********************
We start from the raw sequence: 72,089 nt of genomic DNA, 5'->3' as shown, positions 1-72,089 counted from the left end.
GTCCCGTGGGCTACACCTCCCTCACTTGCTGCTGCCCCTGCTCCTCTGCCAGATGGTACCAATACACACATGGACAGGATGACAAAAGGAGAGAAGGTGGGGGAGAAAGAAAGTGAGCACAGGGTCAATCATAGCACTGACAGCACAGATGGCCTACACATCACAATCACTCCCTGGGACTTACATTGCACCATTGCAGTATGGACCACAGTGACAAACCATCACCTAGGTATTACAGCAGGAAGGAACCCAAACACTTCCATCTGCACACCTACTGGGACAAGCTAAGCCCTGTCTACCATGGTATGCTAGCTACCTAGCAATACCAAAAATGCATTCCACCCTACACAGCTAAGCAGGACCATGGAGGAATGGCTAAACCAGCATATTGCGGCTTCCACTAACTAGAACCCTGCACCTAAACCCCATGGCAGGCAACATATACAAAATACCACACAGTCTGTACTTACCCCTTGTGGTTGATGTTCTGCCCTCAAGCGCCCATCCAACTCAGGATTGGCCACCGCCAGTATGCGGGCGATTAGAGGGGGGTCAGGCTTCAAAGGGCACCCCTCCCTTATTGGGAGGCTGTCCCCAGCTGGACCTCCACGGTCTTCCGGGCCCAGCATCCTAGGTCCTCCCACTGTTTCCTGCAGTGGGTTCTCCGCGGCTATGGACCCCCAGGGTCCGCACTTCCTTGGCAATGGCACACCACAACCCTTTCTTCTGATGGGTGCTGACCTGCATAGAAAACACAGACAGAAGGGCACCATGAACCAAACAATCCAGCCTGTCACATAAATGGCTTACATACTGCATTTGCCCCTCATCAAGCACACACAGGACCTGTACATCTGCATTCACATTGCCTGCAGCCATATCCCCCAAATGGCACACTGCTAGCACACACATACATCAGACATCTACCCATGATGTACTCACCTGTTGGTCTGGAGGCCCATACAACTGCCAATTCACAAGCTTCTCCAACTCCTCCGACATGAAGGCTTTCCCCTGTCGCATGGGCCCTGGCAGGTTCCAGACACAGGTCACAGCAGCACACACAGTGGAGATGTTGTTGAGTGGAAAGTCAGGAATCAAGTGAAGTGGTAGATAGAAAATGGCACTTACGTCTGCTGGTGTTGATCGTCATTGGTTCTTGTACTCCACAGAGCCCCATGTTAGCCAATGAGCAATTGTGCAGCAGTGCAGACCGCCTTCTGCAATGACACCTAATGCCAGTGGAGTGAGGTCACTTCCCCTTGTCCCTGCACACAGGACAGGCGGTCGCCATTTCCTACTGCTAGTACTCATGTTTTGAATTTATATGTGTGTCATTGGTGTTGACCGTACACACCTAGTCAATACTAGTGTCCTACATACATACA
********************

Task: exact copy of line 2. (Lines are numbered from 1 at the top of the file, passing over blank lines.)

GTCCCGTGGGCTACACCTCCCTCACTTGCTGCTGCCCCTGCTCCTCTGCCAGATGGTACCAATACACACATGGACAGGATGACAAAAGGAGAGAAGGTGGGGGAGAAAGAAAGTGAGCACAGGGTCAATCATAGCACTGACAGCACAGATGGCCTACACATCACAATCACTCCCTGGGACTTACATTGCACCATTGCAGTATGGACCACAGTGACAAACCATCACCTAGGTATTACAGCAGGAAGGAACCCAAACACTTCCATCTGCACACCTACTGGGACAAGCTAAGCCCTGTCTACCATGGTATGCTAGCTACCTAGCAATACCAAAAATGCATTCCACCCTACACAGCTAAGCAGGACCATGGAGGAATGGCTAAACCAGCATATTGCGGCTTCCACTAACTAGAACCCTGCACCTAAACCCCATGGCAGGCAACATATACAAAATACCACACAGTCTGTACTTACCCCTTGTGGTTGATGTTCTGCCCTCAAGCGCCCATCCAACTCAGGATTGGCCACCGCCAGTATGCGGGCGATTAGAGGGGGGTCAGGCTTCAAAGGGCACCCCTCCCTTATTGGGAGGCTGTCCCCAGCTGGACCTCCACGGTCTTCCGGGCCCAGCATCCTAGGTCCTCCCACTGTTTCCTGCAGTGGGTTCTCCGCGGCTATGGACCCCCAGGGTCCGCACTTCCTTGGCAATGGCACACCACAACCCTTTCTTCTGATGGGTGCTGACCTGCATAGAAAACACAGACAGAAGGGCACCATGAACCAAACAATCCAGCCTGTCACATAAATGGCTTACATACTGCATTTGCCCCTCATCAAGCACACACAGGACCTGTACATCTGCATTCACATTGCCTGCAGCCATATCCCCCAAATGGCACACTGCTAGCACACACATACATCAGACATCTACCCATGATGTACTCACCTGTTGGTCTGGAGGCCCATACAACTGCCAATTCACAAGCTTCTCCAACTCCTCCGACATGAAGGCTTTCCCCTGTCGCATGGGCCCTGGCAGGTTCCAGACACAGGTCACAGCAGCACACACAGTGGAGATGTTGTTGAGTGGAAAGTCAGGAATCAAGTGAAGTGGTAGATAGAAAATGGCACTTACGTCTGCTGGTGTTGATCGTCATTGGTTCTTGTACTCCACAGAGCCCCATGTTAGCCAATGAGCAATTGTGCAGCAGTGCAGACCGCCTTCTGCAATGACACCTAATGCCAGTGGAGTGAGGTCACTTCCCCTTGTCCCTGCACACAGGACAGGCGGTCGCCATTTCCTACTGCTAGTACTCATGTTTTGAATTTATATGTGTGTCATTGGTGTTGACCGTACACACCTAGTCAATACTAGTGTCCTACATACATACA